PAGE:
N.p. [France?]: [ca. 1806].
[231 pp]. 4to. A French Naval Officer in the Age of Nelson. Two loosely inserted leaves, engraved Neptune vignette laid down on front pastedown, engraved chart on rear pastedown, original roan backed boards. Item #257034
A detailed and comprehensive naval journal by a French naval officer during the Napoleonic era. The author (Philibert, according to a note on the pastedown), a highly literate and seasoned naval officer who saw action in the waters of Europe, the Americas and Africa, records in this notebook some of the major engagements, including battles with Nelson, in which he participated. On pages 161-182 he lists the "Marine Anglais En 1800," alphabetically by ship (showing Capt. Bligh as captain of the 64-gun Agincourt), and follows with a vivid, English-language description of the Battle of Aboukir Bay (the Battle of the Nile): "the British squadron under the command of Horatio Nelson approached...the French fleet in the morning of the 1st of August 1798, from the westward. The action commenced at sunset of the same day, in pursuance of the admiral's signal to engage from van to the centre...The action was continuous from about 6 o'clock in the evening of the first of august, till there in the morning of the 2d. It was then intermitted for about 2 hours and was afterwards continuous till about 2 in the afternoon of the 2d... Capn Westcott of the Majestic was killed early in the action, but her first lieutenant Cuthbert so ably conducted her afterwards, as to receive the honour of public mention in the Admiral’s official communication. Indeed, to the judgement and valour of all the officers, and to the courage of the crews, does the British admiral ascribe the success of this important day…”
He is an clearly admirer of the English navy and has a solid command of the English language. Another chapter, recording soundings taken in the English channel, is also written entirely in English, and among several other interesting features, pages 37-38 contain a bilingual dictionary of French-English naval vocabulary: "En haut tout le monde = All hands high!"... "Droit" = "Steady"..."Bon quart = All's Well..." Much of the journal, too, records extracts from the author’s extensive reading of contemporary travel and maritime literature, from Lady Craven’s account of her voyage to Constantinople, to Captain Bligh’s account of the mutiny on the Bounty in 1789. Scattered throughout, too, are fascinating discussions of recipes, uniforms (“en général nos matelots sont encore mal servis (?); leurs habillements sont mal faits, les manches sont trop courtes, il y a trop de disparité dans les couleurs … la plupart [des matelots] ont l'apparence de misérables pècheurs et de mendiants”), storage of biscuits, the cleaning of ships, the use of parrots, etc., etc., offering, in all, a fascinating and instructive view of life at sea in the late 18th century by a professional naval officer.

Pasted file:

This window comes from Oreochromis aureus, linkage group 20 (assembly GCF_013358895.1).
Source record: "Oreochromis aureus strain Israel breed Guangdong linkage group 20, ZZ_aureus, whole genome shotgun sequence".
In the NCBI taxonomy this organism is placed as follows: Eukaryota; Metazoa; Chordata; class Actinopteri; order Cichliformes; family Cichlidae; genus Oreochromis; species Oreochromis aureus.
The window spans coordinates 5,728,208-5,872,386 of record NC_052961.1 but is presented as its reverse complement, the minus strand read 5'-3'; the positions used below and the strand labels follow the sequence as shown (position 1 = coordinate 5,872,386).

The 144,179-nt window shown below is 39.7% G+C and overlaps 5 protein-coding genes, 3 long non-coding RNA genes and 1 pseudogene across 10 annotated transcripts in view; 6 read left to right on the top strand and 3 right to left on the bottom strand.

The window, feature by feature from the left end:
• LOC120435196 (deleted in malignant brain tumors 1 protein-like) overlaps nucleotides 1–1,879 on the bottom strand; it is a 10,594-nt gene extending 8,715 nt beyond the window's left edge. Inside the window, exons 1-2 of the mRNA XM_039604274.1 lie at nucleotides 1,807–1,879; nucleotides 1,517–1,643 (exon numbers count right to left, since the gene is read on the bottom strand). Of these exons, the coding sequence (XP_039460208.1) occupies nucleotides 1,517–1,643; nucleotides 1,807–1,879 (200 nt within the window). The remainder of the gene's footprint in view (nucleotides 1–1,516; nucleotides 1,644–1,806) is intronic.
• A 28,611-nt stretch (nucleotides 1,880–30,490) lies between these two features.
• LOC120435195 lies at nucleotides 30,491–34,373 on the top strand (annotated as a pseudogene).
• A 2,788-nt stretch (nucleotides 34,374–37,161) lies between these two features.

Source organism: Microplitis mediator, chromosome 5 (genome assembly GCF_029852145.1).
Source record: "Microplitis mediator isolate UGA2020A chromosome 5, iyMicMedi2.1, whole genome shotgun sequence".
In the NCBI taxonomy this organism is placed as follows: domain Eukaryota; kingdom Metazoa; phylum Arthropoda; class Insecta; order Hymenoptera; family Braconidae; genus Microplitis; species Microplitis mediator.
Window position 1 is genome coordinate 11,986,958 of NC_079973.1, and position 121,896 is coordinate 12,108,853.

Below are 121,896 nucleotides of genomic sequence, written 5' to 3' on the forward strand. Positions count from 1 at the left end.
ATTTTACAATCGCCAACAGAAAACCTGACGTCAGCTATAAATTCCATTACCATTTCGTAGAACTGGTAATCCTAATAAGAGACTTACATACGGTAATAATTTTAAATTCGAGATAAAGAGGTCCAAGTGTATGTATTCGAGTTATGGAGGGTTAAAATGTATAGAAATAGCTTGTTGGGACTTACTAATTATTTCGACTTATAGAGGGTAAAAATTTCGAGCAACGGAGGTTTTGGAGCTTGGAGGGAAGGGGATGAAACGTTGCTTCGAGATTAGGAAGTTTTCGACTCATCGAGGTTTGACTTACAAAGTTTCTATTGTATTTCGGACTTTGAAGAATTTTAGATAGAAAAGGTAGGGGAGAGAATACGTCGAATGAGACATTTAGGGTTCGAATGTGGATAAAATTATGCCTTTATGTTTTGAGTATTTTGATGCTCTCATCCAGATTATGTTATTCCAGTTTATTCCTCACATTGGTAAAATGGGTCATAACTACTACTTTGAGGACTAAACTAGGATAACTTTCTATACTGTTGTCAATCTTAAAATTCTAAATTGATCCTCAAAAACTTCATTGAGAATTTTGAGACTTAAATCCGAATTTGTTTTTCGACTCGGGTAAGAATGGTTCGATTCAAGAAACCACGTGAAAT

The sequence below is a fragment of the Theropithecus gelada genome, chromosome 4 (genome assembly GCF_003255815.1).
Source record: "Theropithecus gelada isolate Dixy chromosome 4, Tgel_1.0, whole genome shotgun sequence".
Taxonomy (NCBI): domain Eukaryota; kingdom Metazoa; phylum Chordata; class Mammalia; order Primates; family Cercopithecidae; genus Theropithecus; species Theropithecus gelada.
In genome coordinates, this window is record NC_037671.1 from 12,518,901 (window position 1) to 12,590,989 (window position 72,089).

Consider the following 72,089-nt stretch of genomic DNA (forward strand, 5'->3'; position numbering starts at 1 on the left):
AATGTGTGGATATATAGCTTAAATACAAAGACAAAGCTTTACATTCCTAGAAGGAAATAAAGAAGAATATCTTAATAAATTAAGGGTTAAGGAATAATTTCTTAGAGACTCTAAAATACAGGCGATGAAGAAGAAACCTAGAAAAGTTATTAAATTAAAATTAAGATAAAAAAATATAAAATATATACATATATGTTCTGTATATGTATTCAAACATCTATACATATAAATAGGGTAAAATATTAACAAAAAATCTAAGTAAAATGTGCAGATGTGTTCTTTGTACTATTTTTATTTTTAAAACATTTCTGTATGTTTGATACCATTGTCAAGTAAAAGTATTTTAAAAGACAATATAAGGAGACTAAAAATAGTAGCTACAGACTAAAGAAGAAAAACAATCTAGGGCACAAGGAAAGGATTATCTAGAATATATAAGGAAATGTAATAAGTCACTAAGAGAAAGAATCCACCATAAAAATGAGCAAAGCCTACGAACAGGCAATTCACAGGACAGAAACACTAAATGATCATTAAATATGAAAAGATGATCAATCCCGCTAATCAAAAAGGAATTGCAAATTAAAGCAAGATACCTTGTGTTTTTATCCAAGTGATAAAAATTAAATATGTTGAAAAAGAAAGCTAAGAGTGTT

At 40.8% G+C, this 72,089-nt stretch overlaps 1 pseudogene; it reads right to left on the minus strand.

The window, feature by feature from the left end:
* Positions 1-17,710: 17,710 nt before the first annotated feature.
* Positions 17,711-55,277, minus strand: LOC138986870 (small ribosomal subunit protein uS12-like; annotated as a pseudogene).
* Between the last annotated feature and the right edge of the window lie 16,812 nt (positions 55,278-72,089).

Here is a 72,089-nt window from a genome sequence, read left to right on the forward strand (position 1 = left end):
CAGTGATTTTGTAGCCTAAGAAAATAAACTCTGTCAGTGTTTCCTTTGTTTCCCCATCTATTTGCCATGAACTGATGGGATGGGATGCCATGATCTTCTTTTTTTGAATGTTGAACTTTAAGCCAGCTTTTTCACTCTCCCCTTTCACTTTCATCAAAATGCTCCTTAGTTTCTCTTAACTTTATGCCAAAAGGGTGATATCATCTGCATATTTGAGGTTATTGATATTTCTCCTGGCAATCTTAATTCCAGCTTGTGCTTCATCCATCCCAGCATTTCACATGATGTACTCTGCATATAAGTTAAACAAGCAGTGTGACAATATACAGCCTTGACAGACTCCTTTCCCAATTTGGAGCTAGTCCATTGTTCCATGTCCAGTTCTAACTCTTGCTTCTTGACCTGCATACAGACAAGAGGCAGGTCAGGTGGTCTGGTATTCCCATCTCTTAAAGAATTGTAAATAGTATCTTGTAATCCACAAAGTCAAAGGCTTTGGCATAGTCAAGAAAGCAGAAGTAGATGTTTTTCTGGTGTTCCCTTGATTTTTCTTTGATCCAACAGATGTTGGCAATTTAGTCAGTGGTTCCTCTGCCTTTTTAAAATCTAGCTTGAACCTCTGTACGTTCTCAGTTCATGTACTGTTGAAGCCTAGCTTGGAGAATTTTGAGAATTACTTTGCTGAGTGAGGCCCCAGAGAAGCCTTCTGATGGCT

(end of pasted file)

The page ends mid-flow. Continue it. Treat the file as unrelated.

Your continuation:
The first half of the journal also covers his service in American waters, with commentary about the Virginia coast, the Carolinas, Florida, Louisiana and the West Indies. The latter half contains notes about engagements during the Napoleonic Wars. Philibert catalogued the French and English losses after 1794, and includes ships lost in American waters. The journal also has accounts of the Franco-American naval war of 1798-1800.
The attribution to Philibert (from a pencilled note on front pastedown) is of great historical interest,
“Philibert (Pierre-Henry), born January 26, 1774 in Bourbon [i.e., present day La Réuinion, in the Mauritius Islands] was the son of a former controller and officer of the Navy. In 1786 he entered the Royal Navy as a volunteer. Revolution made him sign onto a vessel November 16, 1793. He successively became lieutenant in 1803, commander in 1811 and finally captain of second class in 1814. Captain Philibert had the finest record of service, was one of top officers of the Imperial Navy and deserves to be defended against unjust attacks. He distinguished himself at the Battle of Trafalgar and was, after the fight, as the ship returned to Algeciras captured by the English. He had already held several important commands and finally, that of a division composed of the frigates l'Étoile and la Sultane which distinguished itself during an ocean crossing in two battles against the English. Wounded several times, the commander Philibert was in 1815 made Knight of the Legion of Honour and Knight of St. Louis. Named Officer of the Legion of Honor in 1821, captain of the first class in 1822, he died in 1824.” (Memoirs of Baron Bonnefoux, Ship Captain from 1782 to 1855).
It is also noteworthy that Philibert was commander of the frigate la Saale on July 8, 1815, where Napoleon took refuge for four days awaiting his exile to St. Helena. While on board, Plans were made to prevent his exile and secure his escape; a request was made of Philibert to weigh anchor and set sail. Philibert refused to do so, and so changed the course of history.
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